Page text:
depression, and a big decline in school performance due to the intense feeling of rejection (Blakeslee 74). The nine- to twelve-year-old children feel anger instead of sadness. These children will become very upset at both parents, especially the parent who initiated the separation. Strong gender differences have been found in school-aged children s reactions to divorce. Boys from divorced homes are more likely to be in conflict with their mothers and disobey them than boys from an intact home (80). School-aged girls from divorced families are more likely to function well and get along with their custodial mothers (81). The tendency for boys to be more aggressive and uncooperative both at home and at school seems to occur in part because ninety percent of children live with their mothers after divorce (Ahrons 56). An adolescent can respond very differently to his or her parents divorce. One-reason adolescents respond differently to the divorce is because they adjust to family separation better than younger children do (Neumann 95). Some adolescents show a positive spurt in response to the separation. The children become helpful to their parents and younger siblings during this family crisis. Their maturity can be seen as they help make family decisions, help around the house, and help take care of the younger siblings. Then, there are the adolescents that feel betrayed by the divorce (103). Some adolescents will grow farther apart from the family, act out his or her aggression sexually, become depressed, withdraw from friends, or lose their plans or goals for the future (104). Most of the time, the adolescents think about how the marital failure will influence their own future ability to a have a good marriage or their ability to go to college.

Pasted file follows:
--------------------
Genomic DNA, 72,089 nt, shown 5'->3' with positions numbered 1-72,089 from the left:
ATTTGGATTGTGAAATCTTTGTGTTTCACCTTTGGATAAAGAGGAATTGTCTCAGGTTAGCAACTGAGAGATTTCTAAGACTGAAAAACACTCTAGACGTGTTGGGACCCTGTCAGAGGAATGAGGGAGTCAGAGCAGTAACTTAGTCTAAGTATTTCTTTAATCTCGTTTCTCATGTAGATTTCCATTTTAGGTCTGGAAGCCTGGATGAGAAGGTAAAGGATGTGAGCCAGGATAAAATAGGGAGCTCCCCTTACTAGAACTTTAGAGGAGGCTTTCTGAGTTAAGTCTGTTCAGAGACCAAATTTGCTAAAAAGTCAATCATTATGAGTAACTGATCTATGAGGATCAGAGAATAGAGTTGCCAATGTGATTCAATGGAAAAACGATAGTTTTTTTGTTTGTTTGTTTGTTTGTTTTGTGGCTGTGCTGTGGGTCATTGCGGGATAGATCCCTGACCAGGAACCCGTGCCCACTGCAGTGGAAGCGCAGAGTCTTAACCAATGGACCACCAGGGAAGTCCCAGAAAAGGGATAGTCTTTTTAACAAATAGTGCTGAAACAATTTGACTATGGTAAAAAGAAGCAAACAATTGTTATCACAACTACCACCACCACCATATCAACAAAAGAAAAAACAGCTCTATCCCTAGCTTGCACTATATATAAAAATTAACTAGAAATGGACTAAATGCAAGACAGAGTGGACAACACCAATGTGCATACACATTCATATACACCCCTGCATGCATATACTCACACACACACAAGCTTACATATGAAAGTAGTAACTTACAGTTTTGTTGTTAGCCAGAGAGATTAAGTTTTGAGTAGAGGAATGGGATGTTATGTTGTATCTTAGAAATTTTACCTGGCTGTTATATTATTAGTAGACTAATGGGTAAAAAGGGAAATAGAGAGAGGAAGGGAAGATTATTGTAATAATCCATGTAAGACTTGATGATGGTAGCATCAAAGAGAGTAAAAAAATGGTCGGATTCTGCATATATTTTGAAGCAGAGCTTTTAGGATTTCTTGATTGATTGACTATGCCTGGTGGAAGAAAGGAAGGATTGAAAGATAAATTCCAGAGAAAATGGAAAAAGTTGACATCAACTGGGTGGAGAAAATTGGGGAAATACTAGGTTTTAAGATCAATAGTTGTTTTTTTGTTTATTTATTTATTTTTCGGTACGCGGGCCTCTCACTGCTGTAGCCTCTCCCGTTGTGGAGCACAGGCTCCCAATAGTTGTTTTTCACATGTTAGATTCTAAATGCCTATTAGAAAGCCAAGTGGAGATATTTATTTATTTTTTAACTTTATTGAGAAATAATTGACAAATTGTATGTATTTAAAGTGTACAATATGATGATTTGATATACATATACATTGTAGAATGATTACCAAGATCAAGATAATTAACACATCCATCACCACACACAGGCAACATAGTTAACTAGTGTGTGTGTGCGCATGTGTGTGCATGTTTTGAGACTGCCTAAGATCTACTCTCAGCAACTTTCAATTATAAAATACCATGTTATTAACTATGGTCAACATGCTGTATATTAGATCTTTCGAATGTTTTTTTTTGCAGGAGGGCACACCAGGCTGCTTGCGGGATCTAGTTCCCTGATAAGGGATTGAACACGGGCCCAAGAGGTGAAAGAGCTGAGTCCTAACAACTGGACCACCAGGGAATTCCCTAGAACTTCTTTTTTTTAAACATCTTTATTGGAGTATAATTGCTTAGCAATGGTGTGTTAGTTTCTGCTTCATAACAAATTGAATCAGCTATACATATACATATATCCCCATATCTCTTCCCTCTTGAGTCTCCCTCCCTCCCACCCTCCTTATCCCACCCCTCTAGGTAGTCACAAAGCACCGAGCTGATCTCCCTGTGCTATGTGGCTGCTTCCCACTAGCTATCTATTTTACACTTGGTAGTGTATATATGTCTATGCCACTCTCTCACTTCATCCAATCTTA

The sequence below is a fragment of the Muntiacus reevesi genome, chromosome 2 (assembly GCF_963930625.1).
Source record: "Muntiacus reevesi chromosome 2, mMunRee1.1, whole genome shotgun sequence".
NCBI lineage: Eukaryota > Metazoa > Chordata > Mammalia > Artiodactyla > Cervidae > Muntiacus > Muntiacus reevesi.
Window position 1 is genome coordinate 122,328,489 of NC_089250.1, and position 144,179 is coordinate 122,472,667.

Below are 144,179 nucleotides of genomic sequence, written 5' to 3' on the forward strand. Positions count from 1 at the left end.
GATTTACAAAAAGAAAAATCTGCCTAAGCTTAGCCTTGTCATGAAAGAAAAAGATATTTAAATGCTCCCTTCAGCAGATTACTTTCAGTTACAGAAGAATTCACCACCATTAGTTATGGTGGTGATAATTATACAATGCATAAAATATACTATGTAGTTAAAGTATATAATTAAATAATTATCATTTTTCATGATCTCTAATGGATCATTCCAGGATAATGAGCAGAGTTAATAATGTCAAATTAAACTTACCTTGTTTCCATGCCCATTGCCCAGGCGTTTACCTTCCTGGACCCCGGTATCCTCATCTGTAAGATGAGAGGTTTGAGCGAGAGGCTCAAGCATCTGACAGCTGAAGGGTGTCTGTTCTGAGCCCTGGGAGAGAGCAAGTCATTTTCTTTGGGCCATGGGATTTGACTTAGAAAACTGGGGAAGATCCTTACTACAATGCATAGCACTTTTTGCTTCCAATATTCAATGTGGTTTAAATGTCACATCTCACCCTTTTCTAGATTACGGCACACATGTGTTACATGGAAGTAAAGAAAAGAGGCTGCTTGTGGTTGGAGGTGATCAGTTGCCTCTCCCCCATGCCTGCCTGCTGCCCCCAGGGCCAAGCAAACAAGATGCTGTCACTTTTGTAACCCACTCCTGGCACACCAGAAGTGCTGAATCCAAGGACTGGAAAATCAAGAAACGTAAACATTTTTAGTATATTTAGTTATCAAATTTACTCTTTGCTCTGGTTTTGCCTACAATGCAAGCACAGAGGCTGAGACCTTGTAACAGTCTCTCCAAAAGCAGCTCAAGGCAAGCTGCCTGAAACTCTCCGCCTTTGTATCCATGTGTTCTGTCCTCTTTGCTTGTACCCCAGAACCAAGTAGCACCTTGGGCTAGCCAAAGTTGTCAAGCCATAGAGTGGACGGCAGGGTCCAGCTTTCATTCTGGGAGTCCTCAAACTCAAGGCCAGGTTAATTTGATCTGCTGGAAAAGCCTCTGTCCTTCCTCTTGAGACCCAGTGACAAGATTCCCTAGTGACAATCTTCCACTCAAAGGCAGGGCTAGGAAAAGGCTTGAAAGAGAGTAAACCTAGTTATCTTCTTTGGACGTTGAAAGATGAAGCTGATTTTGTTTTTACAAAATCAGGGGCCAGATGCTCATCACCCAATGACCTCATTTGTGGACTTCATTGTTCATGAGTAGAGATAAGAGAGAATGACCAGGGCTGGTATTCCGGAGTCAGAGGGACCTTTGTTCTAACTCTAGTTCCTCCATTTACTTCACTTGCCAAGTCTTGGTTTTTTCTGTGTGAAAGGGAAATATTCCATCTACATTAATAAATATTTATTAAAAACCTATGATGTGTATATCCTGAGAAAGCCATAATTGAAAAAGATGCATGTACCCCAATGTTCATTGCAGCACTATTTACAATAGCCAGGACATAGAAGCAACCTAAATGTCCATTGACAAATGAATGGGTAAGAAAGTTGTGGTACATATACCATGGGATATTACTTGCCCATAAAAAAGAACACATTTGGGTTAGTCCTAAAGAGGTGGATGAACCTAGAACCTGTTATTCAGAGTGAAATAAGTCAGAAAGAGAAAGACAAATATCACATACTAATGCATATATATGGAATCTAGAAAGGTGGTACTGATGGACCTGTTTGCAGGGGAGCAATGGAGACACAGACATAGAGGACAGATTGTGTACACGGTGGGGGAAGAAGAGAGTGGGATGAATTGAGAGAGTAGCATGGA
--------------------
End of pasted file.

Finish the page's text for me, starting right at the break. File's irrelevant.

Along with the short-term reactions that children have, there are also long term reactions to the divorce. A few research studies have looked at the long-term effects of divorce on children five to ten years after the divorce, and when children of divorce are in their later 20s and early 30s. At every time period, a similar pattern emerges: about thirty percent are doing very well, about forty percent have mixed successes and problems, and about thirty percent are struggling with significant, enduring problems (Wilymz). More young adult men are effected by divorce instead of women. The sons that come from a divorced family tend to secure more anxiety, worry, insomnia, and physical complaints, and tend to be less involved with their own children. Divorce does not have to harm children or cause long-term problems. The same parenting skills that lead to good adjustment in intact families will lead to good adjustment in divorced in families (Ahrons 123). The quality of parenting you provide and your response to your child throughout the divorce are the most important factors of your child s adjustment (124).
When a child s parents get a divorce, the biggest fear the child experiences is the fear of losing both parents. Children are scared that the parent s love will not be there for them when they need it and their parents may leave or abandon them. Separation anxieties may be the most painful feelings that children and adults experience in life. When parents decide to divorce, the father usually moves out of the house and finds a new home for himself. The day of the move is almost always one of the most difficult times for the divorcing couple. The fact that the relationship is ending becomes a reality after months of just thinking and talking about it. Both spouses are caught up in their